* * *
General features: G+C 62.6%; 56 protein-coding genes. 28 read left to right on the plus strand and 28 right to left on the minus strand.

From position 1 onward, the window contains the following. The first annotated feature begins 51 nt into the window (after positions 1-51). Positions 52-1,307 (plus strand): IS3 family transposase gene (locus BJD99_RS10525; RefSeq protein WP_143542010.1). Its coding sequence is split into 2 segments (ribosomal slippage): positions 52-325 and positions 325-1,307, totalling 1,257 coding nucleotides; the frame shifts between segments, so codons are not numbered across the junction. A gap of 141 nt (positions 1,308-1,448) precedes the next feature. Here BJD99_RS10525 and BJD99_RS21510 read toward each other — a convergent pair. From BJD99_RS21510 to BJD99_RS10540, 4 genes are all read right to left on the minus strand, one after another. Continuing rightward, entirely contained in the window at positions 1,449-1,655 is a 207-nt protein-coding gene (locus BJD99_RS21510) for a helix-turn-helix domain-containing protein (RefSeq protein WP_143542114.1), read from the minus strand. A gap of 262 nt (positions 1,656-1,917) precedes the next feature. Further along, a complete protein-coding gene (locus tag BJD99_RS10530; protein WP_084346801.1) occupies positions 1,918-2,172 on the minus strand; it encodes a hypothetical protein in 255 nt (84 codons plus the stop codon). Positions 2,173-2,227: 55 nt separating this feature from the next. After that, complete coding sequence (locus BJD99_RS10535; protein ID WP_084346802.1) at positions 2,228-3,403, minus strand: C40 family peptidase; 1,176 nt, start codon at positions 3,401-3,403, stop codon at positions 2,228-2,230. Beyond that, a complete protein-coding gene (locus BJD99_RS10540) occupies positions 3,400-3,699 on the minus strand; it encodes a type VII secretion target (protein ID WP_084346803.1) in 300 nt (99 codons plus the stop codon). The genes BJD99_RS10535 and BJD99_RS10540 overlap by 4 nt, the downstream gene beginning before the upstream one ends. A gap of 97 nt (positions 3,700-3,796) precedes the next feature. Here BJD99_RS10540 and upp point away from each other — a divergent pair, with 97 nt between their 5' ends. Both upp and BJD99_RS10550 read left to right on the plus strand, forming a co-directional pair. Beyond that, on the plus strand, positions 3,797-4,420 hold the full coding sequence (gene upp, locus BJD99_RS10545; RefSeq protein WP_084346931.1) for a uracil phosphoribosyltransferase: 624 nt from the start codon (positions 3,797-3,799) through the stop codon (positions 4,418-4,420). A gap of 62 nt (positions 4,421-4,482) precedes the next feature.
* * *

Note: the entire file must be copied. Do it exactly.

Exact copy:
General features: G+C 62.6%; 56 protein-coding genes. 28 read left to right on the plus strand and 28 right to left on the minus strand.

From position 1 onward, the window contains the following. The first annotated feature begins 51 nt into the window (after positions 1-51). Positions 52-1,307 (plus strand): IS3 family transposase gene (locus BJD99_RS10525; RefSeq protein WP_143542010.1). Its coding sequence is split into 2 segments (ribosomal slippage): positions 52-325 and positions 325-1,307, totalling 1,257 coding nucleotides; the frame shifts between segments, so codons are not numbered across the junction. A gap of 141 nt (positions 1,308-1,448) precedes the next feature. Here BJD99_RS10525 and BJD99_RS21510 read toward each other — a convergent pair. From BJD99_RS21510 to BJD99_RS10540, 4 genes are all read right to left on the minus strand, one after another. Continuing rightward, entirely contained in the window at positions 1,449-1,655 is a 207-nt protein-coding gene (locus BJD99_RS21510) for a helix-turn-helix domain-containing protein (RefSeq protein WP_143542114.1), read from the minus strand. A gap of 262 nt (positions 1,656-1,917) precedes the next feature. Further along, a complete protein-coding gene (locus tag BJD99_RS10530; protein WP_084346801.1) occupies positions 1,918-2,172 on the minus strand; it encodes a hypothetical protein in 255 nt (84 codons plus the stop codon). Positions 2,173-2,227: 55 nt separating this feature from the next. After that, complete coding sequence (locus BJD99_RS10535; protein ID WP_084346802.1) at positions 2,228-3,403, minus strand: C40 family peptidase; 1,176 nt, start codon at positions 3,401-3,403, stop codon at positions 2,228-2,230. Beyond that, a complete protein-coding gene (locus BJD99_RS10540) occupies positions 3,400-3,699 on the minus strand; it encodes a type VII secretion target (protein ID WP_084346803.1) in 300 nt (99 codons plus the stop codon). The genes BJD99_RS10535 and BJD99_RS10540 overlap by 4 nt, the downstream gene beginning before the upstream one ends. A gap of 97 nt (positions 3,700-3,796) precedes the next feature. Here BJD99_RS10540 and upp point away from each other — a divergent pair, with 97 nt between their 5' ends. Both upp and BJD99_RS10550 read left to right on the plus strand, forming a co-directional pair. Beyond that, on the plus strand, positions 3,797-4,420 hold the full coding sequence (gene upp, locus BJD99_RS10545; RefSeq protein WP_084346931.1) for a uracil phosphoribosyltransferase: 624 nt from the start codon (positions 3,797-3,799) through the stop codon (positions 4,418-4,420). A gap of 62 nt (positions 4,421-4,482) precedes the next feature.